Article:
Artist effectively evokes feeling through three different approaches

BY NANCY MOYER

Houston artist, David McGee, believes in the creative perception. His emotional response to objects or situations determines the medium he will use to express the ever-important feeling evoked by his subject.

“David McGee: New Work,” on view in the upstairs gallery in the South Texas College Library, pulls paintings from three different series: the black and white mixed-medium urban abstractions, the oil-on-canvas literary inspirations and the artist’s watercolor responses to people and places while traveling. McGee doesn’t pledge allegiance to any particular style of art even though galleries and collectors embrace stylistic devotion. It is not the route for this artist. Rather than adhering to a stylistic allegiance, these paintings are meant to carry the emotional weight of what it means to be human without the restraint of artistic habit.

“The funny thing about the culture we live in right now,” commented McGee, “once you get good at something and make money at it, people in power want you to continue doing that thing. And you continue making that thing until you reach the age of whatever you are, and it’s too late to turn back. You’ve painted yourself into a corner.”

McGee consciously avoids that corner.

His urban abstractions have been described as “urban dread” with their geometric and achromatic sense of detachment. Yet they possess a rich tactile quality that puts the viewer in touch with the feeling of a rough dehumanized environment. Inspired by city grids and created with gravel mixed with glues and pigments to evoke the city landscape, McGee wanted the surfaces of these paintings to have the feeling of urban walls. He also wanted them to feel congested.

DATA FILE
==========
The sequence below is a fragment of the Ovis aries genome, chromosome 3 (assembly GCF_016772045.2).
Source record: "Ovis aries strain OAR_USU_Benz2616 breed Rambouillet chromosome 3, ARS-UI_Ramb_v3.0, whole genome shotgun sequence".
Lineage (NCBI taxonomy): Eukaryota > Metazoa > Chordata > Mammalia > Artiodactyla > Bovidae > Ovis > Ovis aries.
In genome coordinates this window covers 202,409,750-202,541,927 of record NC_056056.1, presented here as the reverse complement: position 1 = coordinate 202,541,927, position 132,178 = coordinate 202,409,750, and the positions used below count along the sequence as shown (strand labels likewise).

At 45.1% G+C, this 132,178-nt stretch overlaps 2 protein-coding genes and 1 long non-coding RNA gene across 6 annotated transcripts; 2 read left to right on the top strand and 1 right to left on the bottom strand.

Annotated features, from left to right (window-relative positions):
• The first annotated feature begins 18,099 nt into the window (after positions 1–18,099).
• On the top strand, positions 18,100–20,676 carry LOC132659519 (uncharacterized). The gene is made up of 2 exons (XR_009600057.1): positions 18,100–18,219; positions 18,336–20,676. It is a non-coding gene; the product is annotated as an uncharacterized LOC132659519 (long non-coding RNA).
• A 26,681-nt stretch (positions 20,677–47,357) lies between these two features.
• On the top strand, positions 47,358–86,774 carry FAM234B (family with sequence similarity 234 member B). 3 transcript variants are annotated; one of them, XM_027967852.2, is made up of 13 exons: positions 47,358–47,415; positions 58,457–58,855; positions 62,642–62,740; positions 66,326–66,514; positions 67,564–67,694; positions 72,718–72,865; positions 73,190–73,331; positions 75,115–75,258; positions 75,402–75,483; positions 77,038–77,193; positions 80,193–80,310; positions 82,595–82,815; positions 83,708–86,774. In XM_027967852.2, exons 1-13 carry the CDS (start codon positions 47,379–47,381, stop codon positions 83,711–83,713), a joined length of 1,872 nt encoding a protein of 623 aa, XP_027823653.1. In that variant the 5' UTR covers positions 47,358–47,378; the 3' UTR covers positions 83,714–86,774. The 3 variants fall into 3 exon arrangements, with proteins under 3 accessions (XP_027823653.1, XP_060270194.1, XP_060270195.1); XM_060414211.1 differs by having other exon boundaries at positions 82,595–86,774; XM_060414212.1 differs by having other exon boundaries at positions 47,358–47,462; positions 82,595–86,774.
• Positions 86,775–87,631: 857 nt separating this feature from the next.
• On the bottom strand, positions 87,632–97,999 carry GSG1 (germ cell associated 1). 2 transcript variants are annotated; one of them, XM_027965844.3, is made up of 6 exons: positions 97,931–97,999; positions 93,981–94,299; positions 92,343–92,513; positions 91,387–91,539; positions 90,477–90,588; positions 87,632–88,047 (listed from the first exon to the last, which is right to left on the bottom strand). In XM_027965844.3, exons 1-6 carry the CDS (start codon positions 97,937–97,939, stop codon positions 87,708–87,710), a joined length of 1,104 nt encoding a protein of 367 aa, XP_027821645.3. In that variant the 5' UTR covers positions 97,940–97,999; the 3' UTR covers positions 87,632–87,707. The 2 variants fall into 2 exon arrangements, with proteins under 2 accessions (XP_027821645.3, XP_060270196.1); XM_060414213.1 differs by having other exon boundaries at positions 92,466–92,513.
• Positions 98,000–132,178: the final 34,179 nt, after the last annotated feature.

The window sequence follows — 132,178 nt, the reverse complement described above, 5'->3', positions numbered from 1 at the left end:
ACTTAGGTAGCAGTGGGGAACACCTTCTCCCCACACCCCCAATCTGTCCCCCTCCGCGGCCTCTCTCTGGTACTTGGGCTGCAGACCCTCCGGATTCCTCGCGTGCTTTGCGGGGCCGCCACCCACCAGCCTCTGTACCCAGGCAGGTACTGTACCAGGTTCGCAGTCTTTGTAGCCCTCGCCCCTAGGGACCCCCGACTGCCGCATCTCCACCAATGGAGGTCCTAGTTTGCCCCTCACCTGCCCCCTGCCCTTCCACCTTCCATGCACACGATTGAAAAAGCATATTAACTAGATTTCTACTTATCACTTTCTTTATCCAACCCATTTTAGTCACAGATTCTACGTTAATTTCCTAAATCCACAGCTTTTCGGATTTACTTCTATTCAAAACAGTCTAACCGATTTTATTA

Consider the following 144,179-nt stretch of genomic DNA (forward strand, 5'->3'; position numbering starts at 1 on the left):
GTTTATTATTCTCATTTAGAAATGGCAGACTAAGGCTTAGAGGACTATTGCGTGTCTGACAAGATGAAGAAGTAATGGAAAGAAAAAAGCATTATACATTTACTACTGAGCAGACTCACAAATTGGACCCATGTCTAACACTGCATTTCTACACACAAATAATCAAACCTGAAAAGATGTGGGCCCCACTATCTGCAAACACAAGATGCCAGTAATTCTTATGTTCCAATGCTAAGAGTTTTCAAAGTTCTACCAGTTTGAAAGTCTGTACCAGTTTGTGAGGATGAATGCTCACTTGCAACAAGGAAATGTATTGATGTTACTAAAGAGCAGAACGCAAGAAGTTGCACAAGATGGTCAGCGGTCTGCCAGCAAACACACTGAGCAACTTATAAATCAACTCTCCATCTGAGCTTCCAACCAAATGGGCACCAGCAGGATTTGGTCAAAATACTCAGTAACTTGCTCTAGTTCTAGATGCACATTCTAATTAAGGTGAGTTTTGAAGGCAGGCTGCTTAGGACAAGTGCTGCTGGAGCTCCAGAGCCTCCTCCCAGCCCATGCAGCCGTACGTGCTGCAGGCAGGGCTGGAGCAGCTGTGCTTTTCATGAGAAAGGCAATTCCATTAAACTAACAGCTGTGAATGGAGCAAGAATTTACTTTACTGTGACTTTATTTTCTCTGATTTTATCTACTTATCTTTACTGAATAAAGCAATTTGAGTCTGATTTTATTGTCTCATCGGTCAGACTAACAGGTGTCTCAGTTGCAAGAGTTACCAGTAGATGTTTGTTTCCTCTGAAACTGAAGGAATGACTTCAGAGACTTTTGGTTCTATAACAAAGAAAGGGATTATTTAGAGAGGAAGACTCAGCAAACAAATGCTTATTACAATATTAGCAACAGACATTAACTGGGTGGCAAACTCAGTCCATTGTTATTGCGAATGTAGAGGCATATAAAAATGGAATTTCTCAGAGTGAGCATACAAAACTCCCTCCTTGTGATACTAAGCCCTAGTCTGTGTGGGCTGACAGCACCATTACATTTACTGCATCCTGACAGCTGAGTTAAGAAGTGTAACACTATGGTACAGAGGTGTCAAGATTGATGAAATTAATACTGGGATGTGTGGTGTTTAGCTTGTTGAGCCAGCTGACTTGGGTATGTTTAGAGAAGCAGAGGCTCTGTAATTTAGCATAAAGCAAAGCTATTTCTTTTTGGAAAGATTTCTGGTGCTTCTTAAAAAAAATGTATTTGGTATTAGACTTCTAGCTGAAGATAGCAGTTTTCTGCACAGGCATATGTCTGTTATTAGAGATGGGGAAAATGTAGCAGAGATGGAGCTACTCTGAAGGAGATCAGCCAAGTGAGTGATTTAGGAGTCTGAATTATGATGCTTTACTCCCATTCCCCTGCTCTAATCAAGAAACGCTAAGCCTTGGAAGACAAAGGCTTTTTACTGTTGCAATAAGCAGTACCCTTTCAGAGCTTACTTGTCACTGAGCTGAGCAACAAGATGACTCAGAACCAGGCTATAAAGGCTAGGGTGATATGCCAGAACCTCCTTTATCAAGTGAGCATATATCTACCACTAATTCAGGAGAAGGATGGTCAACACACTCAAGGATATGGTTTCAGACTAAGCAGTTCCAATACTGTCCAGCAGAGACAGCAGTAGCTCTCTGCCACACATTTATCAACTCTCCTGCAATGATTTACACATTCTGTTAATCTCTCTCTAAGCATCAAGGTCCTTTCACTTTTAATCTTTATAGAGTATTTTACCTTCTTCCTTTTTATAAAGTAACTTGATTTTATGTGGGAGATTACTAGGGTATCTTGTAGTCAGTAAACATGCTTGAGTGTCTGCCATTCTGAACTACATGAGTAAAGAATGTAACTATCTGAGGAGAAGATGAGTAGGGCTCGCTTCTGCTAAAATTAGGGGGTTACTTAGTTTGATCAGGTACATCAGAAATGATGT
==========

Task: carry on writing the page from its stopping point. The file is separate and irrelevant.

Elsewhere, a group of large canvases border on abstraction, embrace color, and are layered with heavy, emotional, gestural brushwork and scraping. Expressing emotions encountered by the artist from water-themed literature, these works express feelings and perceptions related to experiences at sea.

Some reference “Moby Dick”, where McGee conveys the sense of the speed of water action as the fictional adversaries battled. Scraping upon the multiple layers of paint, McGee shows us the feeling of the whales battered skin.

“His skin in the novel is described as scraped and bleeding,” McGee said. “I wanted to make whale skin.”

In the painting, “Devil’s Wind,” the fight was so extreme that the blood whipped through the air. “And I could see that,” added McGee. He reminds us that painting allows us to participate in whatever situation has wired the curiosity of the painter. The watercolors take a sharp turn away from these other works, displaying virtuosity through drawing skills and the transparent medium. These works document the artist’s responses as he blended his personal knowledge with freshly viewed images.

“Da Vinci” features a sharp figurative portrait of an African-American pop-culture star fused with the image of someone who was historically comparable in 16th century Italy. “Religion” is an unsettling impression of New Orleans.

“Artists can rewrite and reshape how we look at the world,” professed McGee, strongly aware of the artist’s role in society.

He recalls that people were illiterate in early Christian times and used painting as a way to transport themselves to a living god.

“Painting is a medium that if you give yourself to it, you will be transported,” he continued. “But you have to suspend the belief that something that is colored dirt and canvas can transport you.”

Nancy Moyer, Professor Emerita of Art at the University of Texas Rio Grande Valley, is an art critic for The Monitor. She may be reached at nmoyer@rgv.rr.com.

“David McGee: New Work”

Where: STC Library Art Galleries, Bldg F, 3201 W Pecan Blvd

When: Through April 25

Hours: 7 a.m. to 9:30 p.m. Monday to Thursday; 8 a.m. to 7 p.m. Friday

Contact: (956) 872-3488